Let's Get One Thing Straight, Software Patches Are No Laughing Matter
It can be quite easy to get behind on the constant flurry of software security patches; even as I write this, a couple notifications are asking me to download the latest security patches for my laptop.
Despite the time and hassle, however, system and network patches are an essential component of a healthy computing environment. For regulated industries, it goes even deeper than that—being able to show that systems have all the necessary security updates is a compliance requirement.
“If we compare computer security to physical security, we could say firewalls function similarly to fences and guard dogs, access controls are a little like locks, and applying patches is somewhat analogous to installing steel reinforced doors or unbreakable windows,” wrote technology consultant and author Debra Littlejohn Shinder in a recent GFI TalkTechToMe blog post.
While access controls are important, they are of little use if malicious elements can sneak through the window. Which is why patching, onerous as it can be, should not be overlooked.
Haphazard patching practices can be worse than useless, however, according to Shinder, they can result in downtime, loss of productivity and a less secure environment. That is exactly why it is important to have written patch management policies and procedures, as well as a designated person or group, to stay on top of the patch process and take responsibility for it being done properly.
The reasoning behind this key factor to consider (and why a designated employee needs to stay on top of the patching process) is because, as Shinder puts it, “while patches are generally created by vendors focused on a particular operating system or application, in the real world our OS and apps are running within an entire ecosystem where programs interact with one another and every piece of software has the potential to affect many others.”
Hardware configuration, settings in the OS or app and even the order that programs run can affect the patching process.
Needless to say, it is vital to intimately know the environment where the patches will be applied, in addition to the way each vendor leverages patches, how those patches have been received by others and if they will be appropriate.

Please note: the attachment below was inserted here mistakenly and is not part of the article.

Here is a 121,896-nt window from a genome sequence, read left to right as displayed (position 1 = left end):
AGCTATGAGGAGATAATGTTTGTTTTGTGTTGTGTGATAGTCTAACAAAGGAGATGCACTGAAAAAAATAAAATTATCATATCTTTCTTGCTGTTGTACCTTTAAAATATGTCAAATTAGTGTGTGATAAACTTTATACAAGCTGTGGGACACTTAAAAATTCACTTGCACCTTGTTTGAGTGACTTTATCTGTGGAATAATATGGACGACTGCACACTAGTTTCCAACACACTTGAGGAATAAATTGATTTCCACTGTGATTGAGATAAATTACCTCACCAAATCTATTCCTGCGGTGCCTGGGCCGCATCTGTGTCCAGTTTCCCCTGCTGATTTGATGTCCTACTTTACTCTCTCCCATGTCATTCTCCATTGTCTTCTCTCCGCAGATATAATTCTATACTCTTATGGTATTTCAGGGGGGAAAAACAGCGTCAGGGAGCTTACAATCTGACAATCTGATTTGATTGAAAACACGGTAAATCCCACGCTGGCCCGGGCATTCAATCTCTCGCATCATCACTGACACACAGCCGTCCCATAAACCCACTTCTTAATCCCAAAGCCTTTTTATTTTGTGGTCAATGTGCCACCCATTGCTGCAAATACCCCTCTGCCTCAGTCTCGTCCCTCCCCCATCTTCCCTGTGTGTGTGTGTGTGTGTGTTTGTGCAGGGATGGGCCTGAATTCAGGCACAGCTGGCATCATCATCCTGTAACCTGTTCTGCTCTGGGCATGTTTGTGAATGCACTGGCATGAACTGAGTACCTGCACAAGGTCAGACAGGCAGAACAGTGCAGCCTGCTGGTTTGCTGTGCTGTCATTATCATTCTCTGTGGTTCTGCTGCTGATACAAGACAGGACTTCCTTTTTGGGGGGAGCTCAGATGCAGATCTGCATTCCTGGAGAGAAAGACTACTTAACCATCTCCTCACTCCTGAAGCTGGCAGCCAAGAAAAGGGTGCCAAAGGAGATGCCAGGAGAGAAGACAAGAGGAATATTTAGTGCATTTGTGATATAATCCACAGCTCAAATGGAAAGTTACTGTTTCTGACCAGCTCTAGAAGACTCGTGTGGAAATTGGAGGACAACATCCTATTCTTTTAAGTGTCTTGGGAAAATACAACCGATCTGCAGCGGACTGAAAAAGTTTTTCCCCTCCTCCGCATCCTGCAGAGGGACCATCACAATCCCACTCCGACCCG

“Answering those questions means having someone in the org who stays on top of current security issues as they become known,” Shinder adds. “That person must be familiar with the software in use and the vendors’ patch release practices and schedules, but you should look beyond ‘official’ info from the vendors.”
It also is important to test patches before they are rolled out, the post clarifies. This can take time, but it also can be eased through the use of automation.
For Shinder, at least, this is the value proposition of commercial patch management and deployment tools.
“In today’s tough economic times, it’s tempting to try to DYI as much as possible to save money, but in my opinion, a good patch management system will soon pay for itself, not just in dollars but in administrative overhead and even reduced stress for everyone who has a stake in ensuring that systems are secure,” she wrote.
A full-service patch management solution should be able to scan systems for missing patches, download the patches, test them and deploy them to the production network. It should also make the process as automatic as possible while still giving administrators ultimate control.
Regardless of whether a commercial or homegrown solution is used, patching should not be overlooked, which is why it is time for me to end this article and take care of those security update alerts in my System Tray.
Industry expert, GFI Software, offers a plethora of award-winning network monitoring, management and security solutions for both the home and business. To check out some options that best fit your needs – and join the millions who already have – visit www.GFI.com.
Edited by Allison Boccamazzo
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